Tuesday, July 04, 2006

4th of July Post


Lew Rockwell, www.lewrockwell.com is currently having their take on the 4th of July. Thomas DiLorenzo is emphasizing it is secession, http://www.lewrockwell.com/dilorenzo/dilorenzo103.html and another contributor is very upset with the Battle Hymn of the Republic http://www.lewrockwell.com/vance/vance84.html with an essay titled "Blasphemy in Song." Neo-Confederate really hate this song.

Interestingly enough, the expression "Old Glory" as a name for the American flag comes from the story of Capt. Driver, a unionist in Tennessee and an opponent of the Confederacy. This is one link http://www.usflag.org/history/oldglorystory.html.

The full story has some dramatic elements. Confederate soldiers and secessionists threaten Capt. Driver, he had to hide it in a quilt during the dead of night, and before an assemblage of American soldiers the quilt was opened up and the hidden flag revealed. It captured the imagination of the nation.

Prior to the Civil War the American flag was little thought of in national life, but when the Civil War started the interest in the American flag was widespread and intense. The various flag codes and rules on how to use the American flags comes from the 1920s. Prior to this time, Americans arranged the stars on the flag as they saw fit, and would think nothing of using the flag as an apron at a social function where they were serving food and wanted to be seen as patriotic. A good book on the American flag is "The American Flag, 1777 -- 1924: Cultural Shifts from Creation to codification," by Scot M. Guenter, Fairleigh Dickinson University Press.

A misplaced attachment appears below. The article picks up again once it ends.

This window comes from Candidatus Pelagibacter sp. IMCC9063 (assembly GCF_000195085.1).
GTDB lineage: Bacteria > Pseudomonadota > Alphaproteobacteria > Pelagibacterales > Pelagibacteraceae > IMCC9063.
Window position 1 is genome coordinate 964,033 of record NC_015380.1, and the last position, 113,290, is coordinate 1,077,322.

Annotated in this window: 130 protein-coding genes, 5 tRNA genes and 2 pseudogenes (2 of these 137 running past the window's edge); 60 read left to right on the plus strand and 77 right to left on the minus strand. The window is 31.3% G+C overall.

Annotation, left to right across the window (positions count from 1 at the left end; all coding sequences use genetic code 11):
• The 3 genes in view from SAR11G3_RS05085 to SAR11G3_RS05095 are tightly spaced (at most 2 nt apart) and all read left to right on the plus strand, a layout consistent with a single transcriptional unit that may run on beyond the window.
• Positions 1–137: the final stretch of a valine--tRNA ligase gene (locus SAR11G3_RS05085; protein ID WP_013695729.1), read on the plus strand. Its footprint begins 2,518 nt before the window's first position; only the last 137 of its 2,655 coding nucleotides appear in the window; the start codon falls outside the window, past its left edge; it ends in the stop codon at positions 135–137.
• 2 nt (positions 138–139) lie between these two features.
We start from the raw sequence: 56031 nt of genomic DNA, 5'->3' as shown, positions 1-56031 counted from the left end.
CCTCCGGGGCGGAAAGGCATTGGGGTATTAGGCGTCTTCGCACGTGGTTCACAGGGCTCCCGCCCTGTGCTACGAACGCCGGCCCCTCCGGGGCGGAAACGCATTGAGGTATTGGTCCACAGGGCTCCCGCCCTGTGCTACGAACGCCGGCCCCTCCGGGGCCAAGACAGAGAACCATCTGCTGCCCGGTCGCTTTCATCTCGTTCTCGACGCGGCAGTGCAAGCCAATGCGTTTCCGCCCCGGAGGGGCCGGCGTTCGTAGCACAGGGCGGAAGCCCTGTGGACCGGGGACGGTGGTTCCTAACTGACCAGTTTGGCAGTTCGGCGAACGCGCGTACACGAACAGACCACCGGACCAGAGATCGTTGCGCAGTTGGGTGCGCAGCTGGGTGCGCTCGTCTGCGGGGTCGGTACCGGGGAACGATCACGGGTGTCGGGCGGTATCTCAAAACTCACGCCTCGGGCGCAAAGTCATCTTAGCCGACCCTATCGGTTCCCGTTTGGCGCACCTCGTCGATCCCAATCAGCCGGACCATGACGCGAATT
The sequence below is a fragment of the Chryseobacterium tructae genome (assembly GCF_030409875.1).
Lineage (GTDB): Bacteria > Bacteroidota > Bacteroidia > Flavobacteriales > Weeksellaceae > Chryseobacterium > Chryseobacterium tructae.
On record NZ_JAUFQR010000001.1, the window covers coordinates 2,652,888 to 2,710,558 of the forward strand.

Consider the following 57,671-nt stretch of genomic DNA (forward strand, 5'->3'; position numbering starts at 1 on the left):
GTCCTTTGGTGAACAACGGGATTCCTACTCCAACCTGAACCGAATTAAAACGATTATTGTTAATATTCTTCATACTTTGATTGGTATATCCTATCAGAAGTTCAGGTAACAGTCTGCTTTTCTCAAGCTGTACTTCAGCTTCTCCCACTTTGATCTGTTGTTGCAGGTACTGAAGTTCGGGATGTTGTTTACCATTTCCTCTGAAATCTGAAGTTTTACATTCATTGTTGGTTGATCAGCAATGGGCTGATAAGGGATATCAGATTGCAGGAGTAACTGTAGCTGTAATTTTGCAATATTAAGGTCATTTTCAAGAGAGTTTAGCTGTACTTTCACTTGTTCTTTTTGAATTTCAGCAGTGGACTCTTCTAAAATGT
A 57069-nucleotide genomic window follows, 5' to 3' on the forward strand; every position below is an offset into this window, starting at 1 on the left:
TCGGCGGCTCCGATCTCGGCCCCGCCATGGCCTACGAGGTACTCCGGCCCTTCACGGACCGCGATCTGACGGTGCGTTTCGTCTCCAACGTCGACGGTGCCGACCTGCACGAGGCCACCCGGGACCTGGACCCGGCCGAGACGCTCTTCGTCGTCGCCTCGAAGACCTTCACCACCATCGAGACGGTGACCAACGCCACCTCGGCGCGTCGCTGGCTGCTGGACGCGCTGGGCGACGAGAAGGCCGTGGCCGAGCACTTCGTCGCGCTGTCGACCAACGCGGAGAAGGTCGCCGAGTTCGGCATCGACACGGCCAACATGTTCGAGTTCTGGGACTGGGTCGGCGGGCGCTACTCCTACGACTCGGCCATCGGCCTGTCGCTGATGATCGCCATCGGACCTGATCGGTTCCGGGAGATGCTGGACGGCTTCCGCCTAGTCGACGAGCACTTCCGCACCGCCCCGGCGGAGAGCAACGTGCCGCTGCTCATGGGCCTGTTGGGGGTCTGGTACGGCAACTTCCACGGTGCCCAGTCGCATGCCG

When Olympic athletics win a medal, often they will run across a field with the American flag in their hands or as a cape, and sure as the sun comes up some pious whiner will write in to the daily newspaper of their town rattling off what flag codes the athlete violated. However, this ridge flag cult is a product of the 1920s and the Red Scare and other social factors. In the 19th century the American flag was owned by the people and its use much more free.